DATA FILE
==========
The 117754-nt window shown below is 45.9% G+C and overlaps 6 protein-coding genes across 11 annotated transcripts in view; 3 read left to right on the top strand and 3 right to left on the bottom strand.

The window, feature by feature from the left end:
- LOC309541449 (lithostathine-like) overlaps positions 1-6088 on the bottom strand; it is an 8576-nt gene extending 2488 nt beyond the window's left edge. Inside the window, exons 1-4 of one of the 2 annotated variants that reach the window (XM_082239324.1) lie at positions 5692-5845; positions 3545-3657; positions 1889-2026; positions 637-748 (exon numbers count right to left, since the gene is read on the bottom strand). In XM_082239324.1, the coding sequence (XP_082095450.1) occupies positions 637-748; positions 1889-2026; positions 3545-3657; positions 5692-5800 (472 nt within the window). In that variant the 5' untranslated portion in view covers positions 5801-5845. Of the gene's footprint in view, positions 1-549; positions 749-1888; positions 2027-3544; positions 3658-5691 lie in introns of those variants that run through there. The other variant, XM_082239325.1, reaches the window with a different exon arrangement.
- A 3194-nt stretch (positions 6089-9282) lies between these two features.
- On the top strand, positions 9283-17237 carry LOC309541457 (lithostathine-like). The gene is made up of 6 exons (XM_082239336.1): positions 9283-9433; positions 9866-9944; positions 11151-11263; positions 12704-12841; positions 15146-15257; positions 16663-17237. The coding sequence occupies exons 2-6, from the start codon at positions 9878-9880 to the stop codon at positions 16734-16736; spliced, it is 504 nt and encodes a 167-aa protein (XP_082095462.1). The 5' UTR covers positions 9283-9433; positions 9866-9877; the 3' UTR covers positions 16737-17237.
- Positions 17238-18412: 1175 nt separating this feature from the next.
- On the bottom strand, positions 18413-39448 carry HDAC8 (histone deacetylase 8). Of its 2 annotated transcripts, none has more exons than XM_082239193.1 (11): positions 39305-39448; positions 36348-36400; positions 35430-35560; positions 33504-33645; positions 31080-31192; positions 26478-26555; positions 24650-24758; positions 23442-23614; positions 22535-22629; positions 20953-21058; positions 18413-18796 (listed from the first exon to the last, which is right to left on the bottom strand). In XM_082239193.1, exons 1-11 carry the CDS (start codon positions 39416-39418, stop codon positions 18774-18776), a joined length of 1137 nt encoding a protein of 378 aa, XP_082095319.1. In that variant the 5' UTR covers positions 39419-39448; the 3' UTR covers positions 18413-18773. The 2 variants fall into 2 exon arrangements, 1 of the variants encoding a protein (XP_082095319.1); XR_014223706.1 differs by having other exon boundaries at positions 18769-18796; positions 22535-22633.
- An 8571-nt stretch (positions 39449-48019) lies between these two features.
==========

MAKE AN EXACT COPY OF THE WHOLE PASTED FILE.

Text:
The 117754-nt window shown below is 45.9% G+C and overlaps 6 protein-coding genes across 11 annotated transcripts in view; 3 read left to right on the top strand and 3 right to left on the bottom strand.

The window, feature by feature from the left end:
- LOC309541449 (lithostathine-like) overlaps positions 1-6088 on the bottom strand; it is an 8576-nt gene extending 2488 nt beyond the window's left edge. Inside the window, exons 1-4 of one of the 2 annotated variants that reach the window (XM_082239324.1) lie at positions 5692-5845; positions 3545-3657; positions 1889-2026; positions 637-748 (exon numbers count right to left, since the gene is read on the bottom strand). In XM_082239324.1, the coding sequence (XP_082095450.1) occupies positions 637-748; positions 1889-2026; positions 3545-3657; positions 5692-5800 (472 nt within the window). In that variant the 5' untranslated portion in view covers positions 5801-5845. Of the gene's footprint in view, positions 1-549; positions 749-1888; positions 2027-3544; positions 3658-5691 lie in introns of those variants that run through there. The other variant, XM_082239325.1, reaches the window with a different exon arrangement.
- A 3194-nt stretch (positions 6089-9282) lies between these two features.
- On the top strand, positions 9283-17237 carry LOC309541457 (lithostathine-like). The gene is made up of 6 exons (XM_082239336.1): positions 9283-9433; positions 9866-9944; positions 11151-11263; positions 12704-12841; positions 15146-15257; positions 16663-17237. The coding sequence occupies exons 2-6, from the start codon at positions 9878-9880 to the stop codon at positions 16734-16736; spliced, it is 504 nt and encodes a 167-aa protein (XP_082095462.1). The 5' UTR covers positions 9283-9433; positions 9866-9877; the 3' UTR covers positions 16737-17237.
- Positions 17238-18412: 1175 nt separating this feature from the next.
- On the bottom strand, positions 18413-39448 carry HDAC8 (histone deacetylase 8). Of its 2 annotated transcripts, none has more exons than XM_082239193.1 (11): positions 39305-39448; positions 36348-36400; positions 35430-35560; positions 33504-33645; positions 31080-31192; positions 26478-26555; positions 24650-24758; positions 23442-23614; positions 22535-22629; positions 20953-21058; positions 18413-18796 (listed from the first exon to the last, which is right to left on the bottom strand). In XM_082239193.1, exons 1-11 carry the CDS (start codon positions 39416-39418, stop codon positions 18774-18776), a joined length of 1137 nt encoding a protein of 378 aa, XP_082095319.1. In that variant the 5' UTR covers positions 39419-39448; the 3' UTR covers positions 18413-18773. The 2 variants fall into 2 exon arrangements, 1 of the variants encoding a protein (XP_082095319.1); XR_014223706.1 differs by having other exon boundaries at positions 18769-18796; positions 22535-22633.
- An 8571-nt stretch (positions 39449-48019) lies between these two features.